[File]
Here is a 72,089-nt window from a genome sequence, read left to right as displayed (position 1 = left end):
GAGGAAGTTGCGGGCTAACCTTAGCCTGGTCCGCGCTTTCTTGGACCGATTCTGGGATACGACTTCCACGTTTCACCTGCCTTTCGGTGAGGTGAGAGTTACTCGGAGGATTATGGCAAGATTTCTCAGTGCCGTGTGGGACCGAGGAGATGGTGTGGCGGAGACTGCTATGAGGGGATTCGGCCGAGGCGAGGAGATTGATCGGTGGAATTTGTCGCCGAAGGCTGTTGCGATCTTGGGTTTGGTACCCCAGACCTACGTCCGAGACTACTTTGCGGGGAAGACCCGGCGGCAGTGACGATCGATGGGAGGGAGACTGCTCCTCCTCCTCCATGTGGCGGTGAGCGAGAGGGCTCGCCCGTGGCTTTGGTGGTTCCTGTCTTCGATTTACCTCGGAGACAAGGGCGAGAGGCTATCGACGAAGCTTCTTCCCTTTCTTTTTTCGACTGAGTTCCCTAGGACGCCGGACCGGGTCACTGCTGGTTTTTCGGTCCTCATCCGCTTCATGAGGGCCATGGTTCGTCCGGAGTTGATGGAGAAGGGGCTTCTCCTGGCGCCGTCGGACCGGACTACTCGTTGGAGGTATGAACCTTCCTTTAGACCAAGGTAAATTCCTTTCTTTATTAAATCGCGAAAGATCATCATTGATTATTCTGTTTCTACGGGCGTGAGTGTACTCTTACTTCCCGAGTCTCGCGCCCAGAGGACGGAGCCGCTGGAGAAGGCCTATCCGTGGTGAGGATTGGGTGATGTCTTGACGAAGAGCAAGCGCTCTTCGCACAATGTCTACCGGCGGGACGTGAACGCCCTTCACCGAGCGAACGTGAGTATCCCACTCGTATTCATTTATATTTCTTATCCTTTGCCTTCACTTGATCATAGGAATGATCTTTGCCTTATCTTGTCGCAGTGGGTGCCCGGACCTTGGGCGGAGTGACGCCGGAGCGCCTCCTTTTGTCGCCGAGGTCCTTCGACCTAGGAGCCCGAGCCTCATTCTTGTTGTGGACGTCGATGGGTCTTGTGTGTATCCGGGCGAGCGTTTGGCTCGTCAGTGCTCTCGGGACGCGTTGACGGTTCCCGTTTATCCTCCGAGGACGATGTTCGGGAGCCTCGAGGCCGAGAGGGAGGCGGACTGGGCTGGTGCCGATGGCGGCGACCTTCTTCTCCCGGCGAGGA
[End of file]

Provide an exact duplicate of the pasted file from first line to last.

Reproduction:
Here is a 72,089-nt window from a genome sequence, read left to right as displayed (position 1 = left end):
GAGGAAGTTGCGGGCTAACCTTAGCCTGGTCCGCGCTTTCTTGGACCGATTCTGGGATACGACTTCCACGTTTCACCTGCCTTTCGGTGAGGTGAGAGTTACTCGGAGGATTATGGCAAGATTTCTCAGTGCCGTGTGGGACCGAGGAGATGGTGTGGCGGAGACTGCTATGAGGGGATTCGGCCGAGGCGAGGAGATTGATCGGTGGAATTTGTCGCCGAAGGCTGTTGCGATCTTGGGTTTGGTACCCCAGACCTACGTCCGAGACTACTTTGCGGGGAAGACCCGGCGGCAGTGACGATCGATGGGAGGGAGACTGCTCCTCCTCCTCCATGTGGCGGTGAGCGAGAGGGCTCGCCCGTGGCTTTGGTGGTTCCTGTCTTCGATTTACCTCGGAGACAAGGGCGAGAGGCTATCGACGAAGCTTCTTCCCTTTCTTTTTTCGACTGAGTTCCCTAGGACGCCGGACCGGGTCACTGCTGGTTTTTCGGTCCTCATCCGCTTCATGAGGGCCATGGTTCGTCCGGAGTTGATGGAGAAGGGGCTTCTCCTGGCGCCGTCGGACCGGACTACTCGTTGGAGGTATGAACCTTCCTTTAGACCAAGGTAAATTCCTTTCTTTATTAAATCGCGAAAGATCATCATTGATTATTCTGTTTCTACGGGCGTGAGTGTACTCTTACTTCCCGAGTCTCGCGCCCAGAGGACGGAGCCGCTGGAGAAGGCCTATCCGTGGTGAGGATTGGGTGATGTCTTGACGAAGAGCAAGCGCTCTTCGCACAATGTCTACCGGCGGGACGTGAACGCCCTTCACCGAGCGAACGTGAGTATCCCACTCGTATTCATTTATATTTCTTATCCTTTGCCTTCACTTGATCATAGGAATGATCTTTGCCTTATCTTGTCGCAGTGGGTGCCCGGACCTTGGGCGGAGTGACGCCGGAGCGCCTCCTTTTGTCGCCGAGGTCCTTCGACCTAGGAGCCCGAGCCTCATTCTTGTTGTGGACGTCGATGGGTCTTGTGTGTATCCGGGCGAGCGTTTGGCTCGTCAGTGCTCTCGGGACGCGTTGACGGTTCCCGTTTATCCTCCGAGGACGATGTTCGGGAGCCTCGAGGCCGAGAGGGAGGCGGACTGGGCTGGTGCCGATGGCGGCGACCTTCTTCTCCCGGCGAGGA